Pendula, of King George Avenue
I remember her like it was yesterday. She was the most beautiful tree on our street. She held court at the roundabout a few blocks from my house on King George Avenue. She had a proper name, Prunus Subhirtella “Pendula”, but most people knew her as a Weeping Cherry Tree. Considered an ornamental variety of cherry tree, she would never bear fruit but existed to be beautiful; a cascading dome of pink blossoms in the spring and a sturdy perch for birds. In retrospect, I wish I had photographed her blooming season during one of my daily trips by the roundabout. Her full loveliness is now a memory held wistfully by me and others in my neighborhood. She was a stunner! It wasn’t until after the storm that she truly caught my attention, compelling me to capture her raw beauty on film.
I don’t know why the trees speak to me, but they do. Perhaps they talk incessantly to everyone and only some of us are tuned in to their frequency. Whatever the truth may be, I heard her loud and clear one day. So moved was I by her sorrowful lament that I parked my car and went over to comfort her, as if I could, sliding my hands along her wounded limbs. I think she knew I was there. At least I hope she did. If not then I guess all the rumors about me are true; that I am just an eccentric old hippy who hugs trees. I’m okay with that.
There had been a storm, a terrible derecho, or as many of us unfamiliar with the term would learn, an intense, widespread and fast-moving wind storm. It had howled through Roanoke a few nights before, stripping her of her leaves and ripping a gash through her truck. A dozen or so of her severed branches were scattered on the ground, left to dry out and die. She was clinging to life, I could feel it, but she had stories yet to tell to anyone who might listen. I visited her several more times over the course of the next year.
Though she was a mangled sorry mess, the birds continued to perch on her barren limbs in the warm sun, warbling their happy songs; no less sweet than in former days when they enjoyed the shade of her green and pink canopy. Even in her brokenness, she found ways to be useful and of service. I was relieved when the city groundskeepers let her season through the rest of the summer, the fall, the winter and into one last spring.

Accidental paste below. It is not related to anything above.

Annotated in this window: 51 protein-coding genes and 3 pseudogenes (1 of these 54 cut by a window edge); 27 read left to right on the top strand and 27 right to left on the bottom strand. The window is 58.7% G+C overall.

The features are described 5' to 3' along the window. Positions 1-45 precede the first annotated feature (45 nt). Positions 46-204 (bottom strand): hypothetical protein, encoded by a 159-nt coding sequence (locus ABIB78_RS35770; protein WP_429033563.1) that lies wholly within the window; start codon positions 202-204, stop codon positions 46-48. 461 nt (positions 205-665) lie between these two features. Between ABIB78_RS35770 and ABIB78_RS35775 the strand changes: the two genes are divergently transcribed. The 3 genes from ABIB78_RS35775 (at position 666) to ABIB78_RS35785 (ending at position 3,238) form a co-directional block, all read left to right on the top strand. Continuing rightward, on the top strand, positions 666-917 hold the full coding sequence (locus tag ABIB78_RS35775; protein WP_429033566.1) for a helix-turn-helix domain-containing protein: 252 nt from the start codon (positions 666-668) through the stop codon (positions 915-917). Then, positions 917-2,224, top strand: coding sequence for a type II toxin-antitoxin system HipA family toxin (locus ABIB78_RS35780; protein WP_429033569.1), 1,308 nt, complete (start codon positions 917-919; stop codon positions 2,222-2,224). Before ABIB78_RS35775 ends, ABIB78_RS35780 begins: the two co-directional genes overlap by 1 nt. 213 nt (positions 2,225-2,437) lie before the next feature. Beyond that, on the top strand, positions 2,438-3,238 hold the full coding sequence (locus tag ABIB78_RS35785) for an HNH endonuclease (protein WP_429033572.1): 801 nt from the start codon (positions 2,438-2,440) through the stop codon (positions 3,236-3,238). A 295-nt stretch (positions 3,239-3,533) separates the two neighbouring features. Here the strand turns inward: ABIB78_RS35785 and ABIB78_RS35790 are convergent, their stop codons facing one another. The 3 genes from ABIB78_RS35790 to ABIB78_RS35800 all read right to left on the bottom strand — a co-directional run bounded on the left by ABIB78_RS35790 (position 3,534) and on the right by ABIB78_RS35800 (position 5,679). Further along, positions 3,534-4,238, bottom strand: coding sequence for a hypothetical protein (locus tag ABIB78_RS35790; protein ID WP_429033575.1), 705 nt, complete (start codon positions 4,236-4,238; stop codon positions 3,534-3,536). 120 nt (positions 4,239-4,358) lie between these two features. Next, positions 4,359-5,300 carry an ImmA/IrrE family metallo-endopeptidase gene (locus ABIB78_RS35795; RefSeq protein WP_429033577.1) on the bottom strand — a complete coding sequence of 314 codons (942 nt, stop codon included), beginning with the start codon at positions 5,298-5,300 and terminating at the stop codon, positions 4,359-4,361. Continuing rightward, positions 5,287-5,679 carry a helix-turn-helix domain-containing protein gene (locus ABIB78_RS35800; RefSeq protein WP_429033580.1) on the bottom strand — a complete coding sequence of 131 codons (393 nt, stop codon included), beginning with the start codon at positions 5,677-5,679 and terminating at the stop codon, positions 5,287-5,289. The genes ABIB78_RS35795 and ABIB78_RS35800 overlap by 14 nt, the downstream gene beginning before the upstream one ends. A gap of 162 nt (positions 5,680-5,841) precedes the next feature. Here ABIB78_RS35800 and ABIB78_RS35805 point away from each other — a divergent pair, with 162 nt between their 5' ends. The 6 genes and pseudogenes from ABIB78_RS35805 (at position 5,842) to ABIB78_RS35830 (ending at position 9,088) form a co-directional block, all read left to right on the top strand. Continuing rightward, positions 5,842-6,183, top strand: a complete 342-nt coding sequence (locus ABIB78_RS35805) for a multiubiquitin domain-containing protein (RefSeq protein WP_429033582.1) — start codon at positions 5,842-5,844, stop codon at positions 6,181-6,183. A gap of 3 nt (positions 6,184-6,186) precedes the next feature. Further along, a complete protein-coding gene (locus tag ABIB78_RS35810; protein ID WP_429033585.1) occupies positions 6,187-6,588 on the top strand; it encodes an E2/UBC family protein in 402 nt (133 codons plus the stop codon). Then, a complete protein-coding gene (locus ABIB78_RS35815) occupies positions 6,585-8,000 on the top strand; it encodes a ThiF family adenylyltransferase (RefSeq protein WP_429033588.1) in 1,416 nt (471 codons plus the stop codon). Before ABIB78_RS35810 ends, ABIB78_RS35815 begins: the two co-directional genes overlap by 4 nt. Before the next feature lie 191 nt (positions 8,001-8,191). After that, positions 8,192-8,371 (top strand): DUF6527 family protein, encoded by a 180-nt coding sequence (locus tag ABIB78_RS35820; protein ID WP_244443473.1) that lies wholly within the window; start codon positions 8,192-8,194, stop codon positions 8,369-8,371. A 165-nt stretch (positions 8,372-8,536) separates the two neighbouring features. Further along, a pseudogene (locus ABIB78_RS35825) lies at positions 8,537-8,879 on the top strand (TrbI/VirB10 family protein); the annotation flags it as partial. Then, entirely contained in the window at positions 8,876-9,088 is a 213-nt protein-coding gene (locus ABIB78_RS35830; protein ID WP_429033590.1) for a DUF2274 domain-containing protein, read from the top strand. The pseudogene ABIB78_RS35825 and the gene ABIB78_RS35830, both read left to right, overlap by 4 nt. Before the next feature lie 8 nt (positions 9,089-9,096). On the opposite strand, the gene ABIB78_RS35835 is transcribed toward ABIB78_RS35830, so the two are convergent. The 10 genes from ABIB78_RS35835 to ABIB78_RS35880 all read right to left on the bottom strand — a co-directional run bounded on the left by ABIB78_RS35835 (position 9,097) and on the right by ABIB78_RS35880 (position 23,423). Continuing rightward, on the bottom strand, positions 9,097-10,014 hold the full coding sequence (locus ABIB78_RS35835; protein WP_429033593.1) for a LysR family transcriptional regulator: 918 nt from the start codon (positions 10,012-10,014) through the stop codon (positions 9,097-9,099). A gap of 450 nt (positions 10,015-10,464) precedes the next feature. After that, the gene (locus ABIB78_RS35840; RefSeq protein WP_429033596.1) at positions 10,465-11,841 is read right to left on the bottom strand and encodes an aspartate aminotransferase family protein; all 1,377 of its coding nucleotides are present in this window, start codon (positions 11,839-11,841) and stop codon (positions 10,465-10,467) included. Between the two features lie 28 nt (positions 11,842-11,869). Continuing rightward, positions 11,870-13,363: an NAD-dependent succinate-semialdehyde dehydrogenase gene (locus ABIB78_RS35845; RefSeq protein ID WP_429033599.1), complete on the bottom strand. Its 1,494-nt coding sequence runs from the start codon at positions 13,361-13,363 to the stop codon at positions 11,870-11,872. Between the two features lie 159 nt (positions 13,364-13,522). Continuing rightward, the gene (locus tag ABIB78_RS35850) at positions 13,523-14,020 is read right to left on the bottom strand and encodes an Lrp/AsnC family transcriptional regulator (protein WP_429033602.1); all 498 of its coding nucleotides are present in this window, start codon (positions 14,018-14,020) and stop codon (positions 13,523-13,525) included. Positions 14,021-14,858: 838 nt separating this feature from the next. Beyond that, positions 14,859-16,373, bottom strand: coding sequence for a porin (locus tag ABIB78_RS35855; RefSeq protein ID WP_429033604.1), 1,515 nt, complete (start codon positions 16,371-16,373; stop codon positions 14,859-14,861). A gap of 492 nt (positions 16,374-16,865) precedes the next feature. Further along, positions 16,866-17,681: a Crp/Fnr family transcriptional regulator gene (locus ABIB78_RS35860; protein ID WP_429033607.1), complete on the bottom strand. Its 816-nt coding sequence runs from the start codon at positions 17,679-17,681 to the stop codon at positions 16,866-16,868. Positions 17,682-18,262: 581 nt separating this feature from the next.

I suppose we were all hoping for a miracle; a comeback, full-bloomed and ravishing. When spring did arrive a scant dozen or so buds burst from a lone sky-scraping limb. My heart sank. Renovations to the park brought cranes, plows and excavators. In one afternoon she was gone, but I will be forever touched and changed for having known her.
Not far from where she stood…a nursing home. Communal communities are where we send our fading family members to spend their final days. I wasn’t there when the storms of life molded the residents there. They too have their proper names, like Smith or Jones or McGillicutty, but most people know them as mom or sister or uncle or grandpa. And there are memories…oh, so many memories for those who will listen.
I imagine that they talk incessantly. In fact, I know that they do! The blush of youth may have faded from their faces, but don’t let their failing eyesight, thinning hair, stiffening limbs and toothless smiles deter you. Their cool frail hands are lovely to hold; to warm on sunny afternoons. Those of us who wish for miracles listen intently to their every word, captivated by the treasures of wisdom that only one who has lived and survived so much can tell. Oh, and we bubble with joy when that old familiar youthful spark rises to the surface for one more dance, a twinkle in the eye or a bit of swagger.
Because we know, eventually their season here will end, just like it did for Pendula. If we are lucky we will have taken the time to listen and find ourselves forever touched and changed for having known them too.